Nearby are the Marine Infantry Barracks, located in the former Camp des lettrés [the Trường thi or royal mandarinate examination yard, which once stood outside the citadel], the Military Hospital and the Artillery Barracks. I have little to say about these places, other than that conditions for patients in the hospital are as bad as those for the soldiers in the barracks. It is deplorable that the first money we have to spend is not used to improve this state of affairs. We should not have to tell the public that our colony has three main institutions in continuous operation: a barracks, a hospital and a cemetery.
Continuing my journey along rue Isabelle [modern Lê Thánh Tôn street] as far as the Botanical Gardens, I come to the building of the Sainte-Enfance (Holy Childhood), run by the Sisters of the Order of St-Paul de Chartres, which takes care of the education of a number of little orphans. The Chapel of the Sainte-Enfance is surmounted by a remarkable steeple, the spire of which can be seen from the Saïgon River, long before you arrive in Saïgon.
We must not forget to point out that there is also a convent of five Carmelite nuns, right next to the Sainte-Enfance.
Further down towards the arroyo are the Arsenal buildings, which are currently under construction.
Above the Sainte-Enfance is the Seminary, and a little further, near the Botanical Gardens, a Christian Brothers school known as the College d’Adran. Finally, we arrive at the Botanical Gardens, located between the Arsenal and general stores of the Navy, close to which is the gunpowder magazine.
At the opposite end of town, beside the route de Cholon, are the home of the Attorney General, the Prison and the Central Police Station. The latter is a true monument which cost a great deal of money.
Just a stone’s throw from the Central Police Station, on the same plateau, we get a glimpse of the new Governor’s Palace [built from 1868-1873 and later known as the Norodom Palace], under construction in the middle of a very beautiful park; the structural work of this palace has already been completed. This location is one of the least unhealthy places in Saïgon, being a high plateau about 8 metres above sea level.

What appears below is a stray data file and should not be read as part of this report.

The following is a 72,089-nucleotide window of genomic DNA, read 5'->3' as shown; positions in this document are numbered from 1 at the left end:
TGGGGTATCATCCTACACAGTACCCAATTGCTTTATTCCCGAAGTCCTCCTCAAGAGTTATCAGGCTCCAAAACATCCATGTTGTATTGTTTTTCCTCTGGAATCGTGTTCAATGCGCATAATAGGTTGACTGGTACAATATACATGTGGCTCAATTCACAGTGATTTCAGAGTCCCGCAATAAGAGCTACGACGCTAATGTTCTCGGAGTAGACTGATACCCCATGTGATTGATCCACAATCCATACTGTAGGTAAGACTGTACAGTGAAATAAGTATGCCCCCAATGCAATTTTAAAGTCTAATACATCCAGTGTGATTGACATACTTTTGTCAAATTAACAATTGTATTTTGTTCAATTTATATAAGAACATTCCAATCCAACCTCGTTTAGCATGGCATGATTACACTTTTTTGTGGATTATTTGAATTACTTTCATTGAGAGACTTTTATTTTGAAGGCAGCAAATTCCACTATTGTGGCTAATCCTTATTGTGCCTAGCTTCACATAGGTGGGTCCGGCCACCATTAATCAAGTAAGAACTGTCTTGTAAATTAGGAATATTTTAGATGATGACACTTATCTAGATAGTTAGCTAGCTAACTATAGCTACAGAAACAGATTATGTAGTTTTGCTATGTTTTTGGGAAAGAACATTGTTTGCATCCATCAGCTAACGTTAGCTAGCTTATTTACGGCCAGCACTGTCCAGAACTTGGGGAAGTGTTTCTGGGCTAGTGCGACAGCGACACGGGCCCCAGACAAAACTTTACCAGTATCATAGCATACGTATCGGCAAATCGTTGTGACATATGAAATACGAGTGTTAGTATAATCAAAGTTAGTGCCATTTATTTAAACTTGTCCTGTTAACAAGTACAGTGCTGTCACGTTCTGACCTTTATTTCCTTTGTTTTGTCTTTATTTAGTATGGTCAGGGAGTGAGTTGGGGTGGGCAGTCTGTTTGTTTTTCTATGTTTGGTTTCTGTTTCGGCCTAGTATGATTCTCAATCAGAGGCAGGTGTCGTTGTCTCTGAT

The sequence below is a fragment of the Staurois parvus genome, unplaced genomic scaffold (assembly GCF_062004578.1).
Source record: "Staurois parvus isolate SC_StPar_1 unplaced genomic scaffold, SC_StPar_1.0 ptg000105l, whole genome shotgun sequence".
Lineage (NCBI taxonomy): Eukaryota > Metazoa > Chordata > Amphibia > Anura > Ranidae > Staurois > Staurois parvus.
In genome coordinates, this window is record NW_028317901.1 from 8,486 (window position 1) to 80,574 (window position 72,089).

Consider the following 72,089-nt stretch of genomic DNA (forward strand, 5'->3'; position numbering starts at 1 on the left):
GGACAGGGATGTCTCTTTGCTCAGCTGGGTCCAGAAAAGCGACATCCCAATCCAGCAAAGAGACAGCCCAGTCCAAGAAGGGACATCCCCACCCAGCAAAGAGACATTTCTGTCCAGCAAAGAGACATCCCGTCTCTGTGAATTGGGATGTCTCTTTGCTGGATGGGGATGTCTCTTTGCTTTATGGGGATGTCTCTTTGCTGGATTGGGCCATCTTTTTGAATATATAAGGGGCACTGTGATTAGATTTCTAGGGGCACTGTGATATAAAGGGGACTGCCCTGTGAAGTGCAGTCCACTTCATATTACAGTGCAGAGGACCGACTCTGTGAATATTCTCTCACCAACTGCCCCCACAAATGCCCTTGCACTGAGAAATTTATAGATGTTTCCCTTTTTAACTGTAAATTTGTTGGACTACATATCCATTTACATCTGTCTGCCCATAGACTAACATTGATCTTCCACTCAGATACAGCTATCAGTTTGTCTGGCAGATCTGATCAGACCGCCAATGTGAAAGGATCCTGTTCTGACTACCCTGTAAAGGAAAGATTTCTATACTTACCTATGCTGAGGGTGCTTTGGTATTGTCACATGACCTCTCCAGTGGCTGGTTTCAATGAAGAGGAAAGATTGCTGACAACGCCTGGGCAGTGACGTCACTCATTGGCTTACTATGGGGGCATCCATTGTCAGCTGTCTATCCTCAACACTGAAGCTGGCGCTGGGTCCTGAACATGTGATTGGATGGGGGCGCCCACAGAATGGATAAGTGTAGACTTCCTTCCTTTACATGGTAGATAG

Saïgon has two Islamic temples and one Hindu temple. These temples are not very remarkable, but in any case, the Indians do not let us visit them. I think, however, that the argument of the piastre would be taken into high consideration, and would probably permit Christians to tread the sacred ground.
To complete this brief review, I will say that there are still some European houses of just one storey; all the rest of the city is composed of miserable caïnhas, which may have killed more people than all of the other numerous natural causes of ill health in this country.
The streets of Saïgon are wide and the ground is muddy or dusty: for tarmac, we substituted a red clay-iron-silicon based material which was certainly a most unhappy choice. In 1869, the authorities introduced watering trucks pulled by buffaloes to reduce dust; trees planted in the streets for the shade are also watered regularly.
In 1869, there was some momentum to build new houses; at least 40 new homes were built in that year, although it’s true to say that many of those houses only replaced crumbling caïnhas. However, this construction fever did not bring any reduction in rents, which are excessive given the poor conditions of comfort of many of the city’s apartment buildings. Small rooms lacking in breadth and height are rented out for upwards of 6 piastres per month. It seems that we build here without worrying about comfort or hygiene, with the aim of making the most money possible, instead of constructing the large and airy residences which are one of the first needs of the country.
Singapore has much better hygienic conditions than Saïgon. I only spent a day or two there, but everywhere I saw houses with ceiling heights of at least 4 or 5 metres, and huge stairways leading to spacious first floor offices. It is true that such buildings must also be rented out at a high price, but they are safe and designed to facilitate the through flow of fresh air. In Saïgon, the government conceded a great deal of land almost free – just 0.75 francs per square metre – to encourage the agents to build. However, out of 20 concessionnaires, I think that just two have built, while the others have mostly engaged in speculation. That is a game they love here in Saïgon.